Donald Saaf: Contemporary Folk Tales

March 14 - June 21, 2015

The first thing one might notice about Donald Saaf’s recent mixed media paintings is the distorted scale and proportion of many of the figures, buildings, and landscapes in relation to one another. The second thing might be how much Saaf’s colors and patterns are reminiscent of quilts and stained glass windows. Both these devices give otherwise ordinary characters and scenes a fantastical, dreamlike look.

Saaf’s narratives integrate vignettes of everyday life with larger, universal themes. A man walks a dog, or a bicyclist travels a country road. But inhabiting the same universe, a disproportionately tall man holding the moon in his hand and two people sitting on a hillside with fish and a black hole in the sky above them hint at more complexity below the surface. The shapes wreathing the heads and bodies of people and animals create an effect of mystery and otherworldliness.

The process of making these works intertwines with their meaning. Beginning with a simple compositional idea, Saaf allows the painting to grow organically. As a work evolves, he paints and repaints as he seeks “to solve the picture in a way that is surprising to me.” Applying pieces of vintage cloth to the surface, he dresses his characters in simply patterned textiles such as polka dots, plaids, or stripes. “In one sense,” he notes, “there is a story being told on the canvas, but if you look closer, it’s made of colorful pieces of fabric with histories of their own; fabrics which are in turn made of individual colored threads.”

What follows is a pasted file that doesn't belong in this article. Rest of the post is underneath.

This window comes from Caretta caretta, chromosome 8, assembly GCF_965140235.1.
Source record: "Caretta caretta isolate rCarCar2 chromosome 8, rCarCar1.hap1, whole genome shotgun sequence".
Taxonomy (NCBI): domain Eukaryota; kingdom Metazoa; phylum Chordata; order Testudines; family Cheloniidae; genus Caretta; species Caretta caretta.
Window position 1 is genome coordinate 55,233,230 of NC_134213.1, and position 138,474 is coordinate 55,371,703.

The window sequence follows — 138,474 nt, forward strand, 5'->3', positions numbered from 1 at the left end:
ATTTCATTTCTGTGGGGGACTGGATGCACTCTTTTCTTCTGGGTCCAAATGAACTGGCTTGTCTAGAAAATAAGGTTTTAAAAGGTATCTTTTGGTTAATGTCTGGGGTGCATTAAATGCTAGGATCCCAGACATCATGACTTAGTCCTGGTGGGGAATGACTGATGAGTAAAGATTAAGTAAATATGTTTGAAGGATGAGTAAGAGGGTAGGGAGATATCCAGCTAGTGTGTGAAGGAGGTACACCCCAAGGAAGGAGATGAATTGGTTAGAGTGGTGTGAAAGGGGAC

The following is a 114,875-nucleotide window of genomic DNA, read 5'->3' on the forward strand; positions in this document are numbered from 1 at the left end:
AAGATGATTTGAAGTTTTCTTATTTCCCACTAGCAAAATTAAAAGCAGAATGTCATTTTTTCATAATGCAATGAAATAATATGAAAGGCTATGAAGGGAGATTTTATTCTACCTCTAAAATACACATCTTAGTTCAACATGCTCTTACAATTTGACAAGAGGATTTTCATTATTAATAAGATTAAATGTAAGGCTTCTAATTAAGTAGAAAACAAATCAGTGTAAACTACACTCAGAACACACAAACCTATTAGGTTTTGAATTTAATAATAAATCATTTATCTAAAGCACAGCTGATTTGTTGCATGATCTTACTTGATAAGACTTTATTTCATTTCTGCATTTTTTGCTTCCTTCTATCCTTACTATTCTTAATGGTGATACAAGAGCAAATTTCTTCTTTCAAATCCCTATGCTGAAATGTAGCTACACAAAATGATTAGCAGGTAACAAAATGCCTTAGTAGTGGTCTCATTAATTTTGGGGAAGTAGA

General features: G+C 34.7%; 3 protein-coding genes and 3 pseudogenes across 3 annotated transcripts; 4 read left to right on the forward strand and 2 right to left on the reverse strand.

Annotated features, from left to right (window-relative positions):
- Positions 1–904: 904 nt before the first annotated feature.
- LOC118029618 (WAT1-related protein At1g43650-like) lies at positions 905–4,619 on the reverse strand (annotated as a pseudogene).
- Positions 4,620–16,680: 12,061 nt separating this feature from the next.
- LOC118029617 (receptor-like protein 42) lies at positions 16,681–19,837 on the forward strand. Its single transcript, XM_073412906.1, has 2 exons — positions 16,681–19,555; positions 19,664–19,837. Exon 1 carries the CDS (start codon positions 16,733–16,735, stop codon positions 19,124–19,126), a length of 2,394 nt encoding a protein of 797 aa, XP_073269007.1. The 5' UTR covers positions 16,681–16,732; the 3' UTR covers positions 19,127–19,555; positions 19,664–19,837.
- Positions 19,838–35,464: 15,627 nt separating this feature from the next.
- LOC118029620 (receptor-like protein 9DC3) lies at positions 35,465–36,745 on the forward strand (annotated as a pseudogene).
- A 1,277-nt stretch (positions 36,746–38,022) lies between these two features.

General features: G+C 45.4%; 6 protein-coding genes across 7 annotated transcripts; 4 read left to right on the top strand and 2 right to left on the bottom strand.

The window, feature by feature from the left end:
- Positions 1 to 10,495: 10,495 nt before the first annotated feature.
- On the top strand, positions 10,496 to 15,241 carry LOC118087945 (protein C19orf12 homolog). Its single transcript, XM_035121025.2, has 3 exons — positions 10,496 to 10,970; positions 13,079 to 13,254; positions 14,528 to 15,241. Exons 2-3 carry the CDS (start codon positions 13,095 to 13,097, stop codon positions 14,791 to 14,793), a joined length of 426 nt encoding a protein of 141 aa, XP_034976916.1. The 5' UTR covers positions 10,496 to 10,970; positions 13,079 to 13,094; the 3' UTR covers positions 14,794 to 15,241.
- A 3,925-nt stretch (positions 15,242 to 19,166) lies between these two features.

Leaving remnants from all stages in his process, Saaf recognizes that these “ghost images” may represent spirits of the figures, or “the life energy that is too big to be… contained,” or the passage of time. “I’m interested in… the memory of place and experience… of walking down a street imagining the view from a bird’s eye view, while simultaneously seeing a house in the distance, noticing small objects on the ground, and briefly experiencing other people’s lives as they pass by.” This multiplicity of views is part of what makes Saaf’s paintings seem alive, almost glittering with motion — the moments they depict also contain their own past and future.

Saaf explains, “I have been thinking of relationships. Families are made of separate people, people are made of spirit and matter, atoms made of electrons, etc. In an attempt to transplant this concept into a 21st century ‘folk’ painting, I am moving away from the singular personal story line to one that focuses more on the community, and the great ocean of souls from which we all emerge.”

— Susan Calabria, Curator


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